The week that was

The Big Story – Celtics’ Dream Ends: After Derrick White’s miraculous putback with :01 left to force Game 7 on Monday night, it was all set up for history to be made by the Celtics. But the 0-3 hole they had dug for themselves was too deep, as after winning three straight, sadly they put up yet another stinker at home to finish 5-6 at home in the playoffs, as the Miami Heat made history instead by becoming the first play-in team to make the NBA Finals.

No one beyond Rob Williams and Devin White played well. And while I don’t like to be unkind, it’s hard to fathom a human being playing a worse game than Jaylen Brown did in his turnover-strewn mistake- and forced shots-filled Game 7.

Jayson Tatum gets major points for gutting out the whole game after spraining his ankle on the game’s first play.

As do the Heat, who showed their toughness by not following the Boston Globe’s Game 7 story line of “could they somehow recover from their devastating Game 6 loss?” Answer: they could.

Sports 101: Three players in NBA history have played 20 years for the same team. Name them.

News Item – Alumni News: In case you missed it, NateEovaldi had quite a run earlier this month when he went for 29.2 scoreless innings for Texas. And he actually was allowed to pitch a complete game shutout against the Yanks and an 8.2-inning job vs. Oakland as well. Overall he was 6-2 with a 2.60 ERA in his first 10 starts for the new team.In the words of local legend Bob Lobel, “Why can’t we get guys like that?”

News Item – Mets Fans Show True Colors: It didn’t take nitwit Mets fans long to go from loving Justin Verlander in December to booing Verlander in just his third start and first home appearance at New York’s Citi Field (8 hits and 6 runs), which followed his giving up just 1 run while striking out 10 vs. Cincy in his second start.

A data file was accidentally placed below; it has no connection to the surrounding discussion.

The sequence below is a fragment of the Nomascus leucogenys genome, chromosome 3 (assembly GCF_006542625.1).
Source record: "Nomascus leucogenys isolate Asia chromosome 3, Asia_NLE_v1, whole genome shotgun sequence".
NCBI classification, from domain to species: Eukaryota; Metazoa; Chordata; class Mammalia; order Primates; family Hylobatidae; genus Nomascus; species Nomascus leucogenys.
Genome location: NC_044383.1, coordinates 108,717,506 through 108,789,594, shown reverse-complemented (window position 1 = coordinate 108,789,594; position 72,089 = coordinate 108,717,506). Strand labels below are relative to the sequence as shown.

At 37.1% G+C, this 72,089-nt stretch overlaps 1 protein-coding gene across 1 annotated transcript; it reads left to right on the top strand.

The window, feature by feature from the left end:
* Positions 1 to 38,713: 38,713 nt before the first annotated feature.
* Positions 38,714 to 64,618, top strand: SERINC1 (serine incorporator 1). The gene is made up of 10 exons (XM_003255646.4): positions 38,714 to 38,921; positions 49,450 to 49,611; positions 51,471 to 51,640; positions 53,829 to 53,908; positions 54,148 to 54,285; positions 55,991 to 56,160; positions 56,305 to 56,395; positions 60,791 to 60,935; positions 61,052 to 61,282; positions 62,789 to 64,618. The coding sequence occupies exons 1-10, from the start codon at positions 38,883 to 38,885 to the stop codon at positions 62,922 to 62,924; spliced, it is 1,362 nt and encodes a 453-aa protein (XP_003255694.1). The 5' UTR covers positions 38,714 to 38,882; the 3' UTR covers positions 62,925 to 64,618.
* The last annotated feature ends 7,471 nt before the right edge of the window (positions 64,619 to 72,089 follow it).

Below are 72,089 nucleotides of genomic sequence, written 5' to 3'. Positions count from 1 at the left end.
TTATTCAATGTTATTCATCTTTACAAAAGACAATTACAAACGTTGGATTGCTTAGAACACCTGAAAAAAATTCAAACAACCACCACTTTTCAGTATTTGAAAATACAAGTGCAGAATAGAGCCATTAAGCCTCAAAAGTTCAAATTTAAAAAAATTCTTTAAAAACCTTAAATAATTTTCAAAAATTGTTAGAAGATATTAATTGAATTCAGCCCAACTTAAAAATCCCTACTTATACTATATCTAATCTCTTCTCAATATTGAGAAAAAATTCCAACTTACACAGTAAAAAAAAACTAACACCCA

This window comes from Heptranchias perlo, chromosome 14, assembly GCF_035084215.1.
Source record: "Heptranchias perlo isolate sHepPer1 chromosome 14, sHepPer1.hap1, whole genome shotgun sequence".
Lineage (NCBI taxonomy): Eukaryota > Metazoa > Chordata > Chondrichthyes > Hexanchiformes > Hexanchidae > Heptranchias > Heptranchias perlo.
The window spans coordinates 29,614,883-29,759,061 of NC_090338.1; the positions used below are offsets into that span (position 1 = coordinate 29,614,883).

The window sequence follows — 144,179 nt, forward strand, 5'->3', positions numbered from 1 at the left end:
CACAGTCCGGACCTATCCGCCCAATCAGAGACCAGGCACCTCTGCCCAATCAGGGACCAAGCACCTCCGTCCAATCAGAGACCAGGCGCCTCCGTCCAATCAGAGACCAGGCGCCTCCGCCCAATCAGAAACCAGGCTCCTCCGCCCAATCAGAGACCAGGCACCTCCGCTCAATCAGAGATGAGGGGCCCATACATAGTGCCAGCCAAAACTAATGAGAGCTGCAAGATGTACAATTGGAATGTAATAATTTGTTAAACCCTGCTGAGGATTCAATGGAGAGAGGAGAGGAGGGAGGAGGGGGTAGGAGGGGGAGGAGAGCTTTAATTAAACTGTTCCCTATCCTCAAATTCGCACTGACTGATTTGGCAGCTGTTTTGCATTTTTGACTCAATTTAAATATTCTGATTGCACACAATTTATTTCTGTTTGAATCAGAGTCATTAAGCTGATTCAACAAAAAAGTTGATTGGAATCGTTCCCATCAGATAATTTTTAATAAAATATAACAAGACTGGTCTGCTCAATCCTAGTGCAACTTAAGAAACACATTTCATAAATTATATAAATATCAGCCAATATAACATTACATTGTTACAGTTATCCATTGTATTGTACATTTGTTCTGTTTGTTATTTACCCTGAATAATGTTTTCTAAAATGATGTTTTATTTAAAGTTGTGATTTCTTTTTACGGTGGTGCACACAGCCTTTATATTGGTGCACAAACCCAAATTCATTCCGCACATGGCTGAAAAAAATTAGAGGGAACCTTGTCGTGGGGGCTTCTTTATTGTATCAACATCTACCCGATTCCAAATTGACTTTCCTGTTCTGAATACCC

News Item – Shaq Feeling The Heat Too: In what has to be a first ever, after chasing him for months, a legal processor finally hit Shaquille O’Neal with a summons during Game 4 while working the EFC for TNT according to media reports. They were after him to let him know he is a defendant in a class-action lawsuit claiming he and other celebrity spokespeople (Tom Brady, his ex-wife and Steph Curry) misled investors in the gone-bust FTX bitcoin investment scheme.

The Numbers:

3.49 – ERA jump for Sox closer Kenley Jansen, from 0.77 to 4.26 after he blew consecutive ninth-inning leads on May 12 and May 13, giving up 5 hits, 4 walks and 6 runs while getting just 3 outs.

7 – unheard of number of guys on the Miami Heat roster who went undrafted coming out of college before taking winding professional roads prior to being signed as free agents by Pat Riley and company.

10 – wins vs. 41 losses for Oakland’s A’s to tie them with the 1932 Red Sox for the worst start after 50 games in MLB history. Their 31-131 full-season pace would surpass the 40-120 1962 Mets as the worst season ever.

26 – times sluggers Mike Trout and Shohei Ohtani have gone yard in the same game since becoming teammates in 2018, after doing it vs. the Red Sox when the L.A. Angels of Anaheim finished off their three-game sweep of Boston with a 7-3 win on Wednesday.

Random Thoughts:

LeBron James playing all 48 minutes in L.A.’s elimination game to Denver when he had the juice to go for 40 points and fall just an assist short of a triple double at 38 was impressive.

Put a pair of big-wire framed glasses and a blue blazer on NBA star Jimmy Butler and he’s a dead ringer for Jackie Chiles, the Johnnie Cochran-like parody lawyer on Seinfeld.

And Miami back-up center Cody Zeller looks like one of those plumbers or firemen JJ Redick said Bob Cousy played against in the ’50s.